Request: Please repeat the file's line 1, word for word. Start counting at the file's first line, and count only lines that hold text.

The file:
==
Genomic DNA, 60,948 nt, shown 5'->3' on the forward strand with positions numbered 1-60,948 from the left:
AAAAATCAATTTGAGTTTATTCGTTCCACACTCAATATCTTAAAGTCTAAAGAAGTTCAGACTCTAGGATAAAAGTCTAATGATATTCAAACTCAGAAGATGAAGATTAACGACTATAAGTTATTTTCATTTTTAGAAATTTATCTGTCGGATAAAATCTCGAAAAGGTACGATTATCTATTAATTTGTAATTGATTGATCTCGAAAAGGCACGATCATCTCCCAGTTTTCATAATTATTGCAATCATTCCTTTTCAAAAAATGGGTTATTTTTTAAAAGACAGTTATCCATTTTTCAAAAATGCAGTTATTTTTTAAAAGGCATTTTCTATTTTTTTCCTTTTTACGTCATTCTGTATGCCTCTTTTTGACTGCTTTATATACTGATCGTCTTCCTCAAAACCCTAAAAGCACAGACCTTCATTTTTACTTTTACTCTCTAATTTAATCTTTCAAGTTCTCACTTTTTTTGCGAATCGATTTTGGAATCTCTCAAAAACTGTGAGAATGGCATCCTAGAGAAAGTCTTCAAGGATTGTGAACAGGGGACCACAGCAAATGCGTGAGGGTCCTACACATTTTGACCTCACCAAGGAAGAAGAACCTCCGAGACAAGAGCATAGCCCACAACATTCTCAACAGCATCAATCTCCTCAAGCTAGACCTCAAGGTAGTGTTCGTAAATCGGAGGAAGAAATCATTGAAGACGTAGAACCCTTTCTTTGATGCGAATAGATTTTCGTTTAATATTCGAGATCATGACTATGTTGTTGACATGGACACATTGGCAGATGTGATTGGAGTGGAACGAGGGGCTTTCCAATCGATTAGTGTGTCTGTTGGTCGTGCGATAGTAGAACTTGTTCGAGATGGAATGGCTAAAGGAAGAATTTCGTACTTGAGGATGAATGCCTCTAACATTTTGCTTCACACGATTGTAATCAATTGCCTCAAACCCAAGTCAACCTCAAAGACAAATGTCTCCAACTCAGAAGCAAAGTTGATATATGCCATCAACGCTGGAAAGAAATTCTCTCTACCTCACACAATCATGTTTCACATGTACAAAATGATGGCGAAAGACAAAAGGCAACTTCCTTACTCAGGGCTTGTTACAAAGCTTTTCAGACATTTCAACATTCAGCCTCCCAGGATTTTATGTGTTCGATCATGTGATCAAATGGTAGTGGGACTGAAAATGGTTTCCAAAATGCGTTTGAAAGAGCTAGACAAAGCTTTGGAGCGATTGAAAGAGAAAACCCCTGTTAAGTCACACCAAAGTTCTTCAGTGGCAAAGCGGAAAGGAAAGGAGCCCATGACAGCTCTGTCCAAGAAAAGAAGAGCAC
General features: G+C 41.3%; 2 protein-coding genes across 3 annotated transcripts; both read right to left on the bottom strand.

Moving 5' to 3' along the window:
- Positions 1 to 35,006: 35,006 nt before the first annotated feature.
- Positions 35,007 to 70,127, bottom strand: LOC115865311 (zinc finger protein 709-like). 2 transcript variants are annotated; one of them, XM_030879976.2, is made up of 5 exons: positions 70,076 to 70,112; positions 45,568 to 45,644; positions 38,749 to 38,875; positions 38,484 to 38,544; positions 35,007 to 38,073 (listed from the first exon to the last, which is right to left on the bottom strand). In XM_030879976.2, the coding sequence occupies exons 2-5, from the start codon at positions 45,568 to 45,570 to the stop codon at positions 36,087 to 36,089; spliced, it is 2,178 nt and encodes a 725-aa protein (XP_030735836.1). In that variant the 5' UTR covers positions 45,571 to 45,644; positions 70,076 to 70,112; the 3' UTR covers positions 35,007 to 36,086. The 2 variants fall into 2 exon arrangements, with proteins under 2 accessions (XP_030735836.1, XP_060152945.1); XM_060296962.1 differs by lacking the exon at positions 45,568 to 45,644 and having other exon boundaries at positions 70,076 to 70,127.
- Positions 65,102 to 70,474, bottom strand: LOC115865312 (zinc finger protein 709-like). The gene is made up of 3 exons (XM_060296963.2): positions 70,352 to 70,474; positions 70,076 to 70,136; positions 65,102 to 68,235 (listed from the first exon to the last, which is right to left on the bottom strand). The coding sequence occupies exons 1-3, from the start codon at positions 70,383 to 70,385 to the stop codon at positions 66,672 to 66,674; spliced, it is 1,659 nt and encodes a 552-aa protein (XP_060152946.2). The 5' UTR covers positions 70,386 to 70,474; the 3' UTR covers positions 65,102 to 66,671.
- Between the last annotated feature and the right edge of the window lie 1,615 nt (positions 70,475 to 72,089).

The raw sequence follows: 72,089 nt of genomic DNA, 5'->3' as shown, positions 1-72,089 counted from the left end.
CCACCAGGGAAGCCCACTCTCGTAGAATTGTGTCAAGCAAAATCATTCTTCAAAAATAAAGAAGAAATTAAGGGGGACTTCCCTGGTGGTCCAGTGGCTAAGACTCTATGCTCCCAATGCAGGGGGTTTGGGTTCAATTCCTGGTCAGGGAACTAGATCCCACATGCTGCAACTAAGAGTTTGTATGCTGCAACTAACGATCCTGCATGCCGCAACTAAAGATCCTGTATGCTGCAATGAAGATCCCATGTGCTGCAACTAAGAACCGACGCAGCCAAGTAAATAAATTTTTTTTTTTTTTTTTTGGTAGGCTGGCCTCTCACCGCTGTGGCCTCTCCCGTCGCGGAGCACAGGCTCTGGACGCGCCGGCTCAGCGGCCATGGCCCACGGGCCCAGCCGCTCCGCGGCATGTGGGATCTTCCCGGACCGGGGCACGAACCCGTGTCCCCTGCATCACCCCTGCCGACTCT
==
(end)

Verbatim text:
Genomic DNA, 60,948 nt, shown 5'->3' on the forward strand with positions numbered 1-60,948 from the left: